Distal biceps rupture


Approximately 1.2 out of 100,000 people annually will sustain a Distal Biceps Rupture. This means that the lower attachment of the biceps muscle tendon at the elbow has torn away from the bone. Most often these are traumatic injuries that occur when the arm is resisting a heavy downward motion and the tendon tears away from the forearm bone. This is commonly seen in weight lifters while doing biceps curls or workers lifting or trying to catch a falling heavy box or object. Other sporting activities have been reported such as doing “muscle-ups” in Crossfit.
The biceps muscle attaches at two points in the shoulder and attaches at one point in the elbow to the radius bone in the upper forearm. This lower or “distal” attachment provides added strength for bending or flexion of the elbow and also provides strength for supination of the forearm which is turning the palm upward. The brachialis muscle also bends the elbow and the supinator also provides rotational strength to the forearm.
The vast majority of these injuries occur in males with average age around 50 years old, and many are weight lifters. Other risk factors include smoking and anabolic steroid use both of which may weaken the Distal Biceps tendon allowing for rupture when it is over-stressed.
When catching a heavy object or when bringing down weights during a biceps curl the muscle is contracting, but also lengthening at the same time. This generates the highest possible forces in the muscle and tendon and is a typical moment at which the Distal Biceps Rupture occurs. Typically the tendon will tear away from the bone (radius) of the forearm, and less commonly it will tear in mid-tendon or at the junction where muscle turns into tendon.
Most people will notice a sharp pain and pop when the tear occurs and notice a loss of normal contour to the biceps in the upper arm. It will appear to be retracting upwards. There will also be swelling and bruising and pain with movement. After the initial injury people are still able to bend and move the elbow. Orthopaedic surgeons use what is called a “hook test” which is hooking your finger around the intact biceps tendon on the uninjured arm. Then the same is attempted on the injured arm. If the tendon cannot be felt or “hooked” then it is likely torn. MRI will be done to confirm is the tear is from the bone or other location.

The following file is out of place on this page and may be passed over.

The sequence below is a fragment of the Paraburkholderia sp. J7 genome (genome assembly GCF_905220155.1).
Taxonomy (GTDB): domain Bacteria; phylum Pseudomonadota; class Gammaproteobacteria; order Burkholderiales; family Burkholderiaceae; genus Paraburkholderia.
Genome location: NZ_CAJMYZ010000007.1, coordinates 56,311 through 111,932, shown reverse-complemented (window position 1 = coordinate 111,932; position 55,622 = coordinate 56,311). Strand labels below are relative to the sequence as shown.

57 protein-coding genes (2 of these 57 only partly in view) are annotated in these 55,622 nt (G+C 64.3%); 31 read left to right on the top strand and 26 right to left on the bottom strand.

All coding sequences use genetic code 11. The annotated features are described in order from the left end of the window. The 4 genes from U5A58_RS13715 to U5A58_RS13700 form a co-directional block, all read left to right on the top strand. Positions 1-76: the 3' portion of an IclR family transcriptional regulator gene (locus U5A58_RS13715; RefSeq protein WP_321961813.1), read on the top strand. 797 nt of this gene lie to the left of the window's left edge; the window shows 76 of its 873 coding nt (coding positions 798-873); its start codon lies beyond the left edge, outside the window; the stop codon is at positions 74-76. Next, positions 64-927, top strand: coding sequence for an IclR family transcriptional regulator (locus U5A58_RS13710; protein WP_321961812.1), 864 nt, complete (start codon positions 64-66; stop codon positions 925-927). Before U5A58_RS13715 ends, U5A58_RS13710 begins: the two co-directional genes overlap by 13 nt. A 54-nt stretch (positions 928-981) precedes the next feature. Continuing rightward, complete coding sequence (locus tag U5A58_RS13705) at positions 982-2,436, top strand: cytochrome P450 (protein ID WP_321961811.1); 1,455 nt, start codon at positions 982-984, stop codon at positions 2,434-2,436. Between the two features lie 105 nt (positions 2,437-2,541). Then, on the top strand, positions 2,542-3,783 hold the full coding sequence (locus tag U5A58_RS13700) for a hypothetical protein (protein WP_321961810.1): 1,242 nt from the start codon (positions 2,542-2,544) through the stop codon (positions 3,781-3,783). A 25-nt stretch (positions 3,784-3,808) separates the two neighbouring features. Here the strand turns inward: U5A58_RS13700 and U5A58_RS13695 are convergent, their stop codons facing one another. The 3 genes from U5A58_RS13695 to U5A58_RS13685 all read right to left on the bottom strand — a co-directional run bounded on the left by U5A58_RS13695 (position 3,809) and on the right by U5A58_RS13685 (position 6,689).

Seeking an orthopaedic surgeon evaluation immediately after a suspected Distal Biceps Rupture is very important. The vast majority of these are recommended for surgical repair and the best repair can be achieved if done within the first 1-2 weeks of injury. Surgical treatment 3-4 weeks and beyond after injury can create significant technical challenges and worse outcomes as the tendon continues to retract. The may lead to an inability by the surgeon to get the tendon all the way back to the radius bone for repair. This may then require more complex reconstructive types of procedures to achieve an intact distal biceps.
In some older and less active patients it may be acceptable to leave the biceps tendon torn, and over time they will regain most of their elbow flexion (bending) strength, but will typically lose about 30-40% of their supination (palm upward) strength. For most active patients we recommend surgical repair to obtain the best possible future outcome.
The surgical procedure for Distal Biceps Rupture is outpatient and typically 1-2 hours. Through either 1 or 2 incisions, depending on surgeon preference, the tendon is re-inserted into the radius bone at its normal location. It is held in place either with suture anchors, metal button, or a screw. The arm is typically immobilized for 7-10 days after surgery and then range of motion with a physical therapist will begin. No resistance of any kind will be allowed for 6-8 weeks after the surgery to allow for tendon to bone healing. At this time a resistance program will being with most patient returning to normal activity in 4-5 months after surgery.
It is very important to be aware of the risk factors for Distal Biceps Rupture especially if you are in the 35-60 age group, and engaging in any heavy lifting or weight lifting activities. Proper warm-up and stretching is important. If you suspect you may have a Distal Biceps Rupture immediate evaluation by an orthopaedic surgeon can help to ensure you have to best available treatment options for this injury.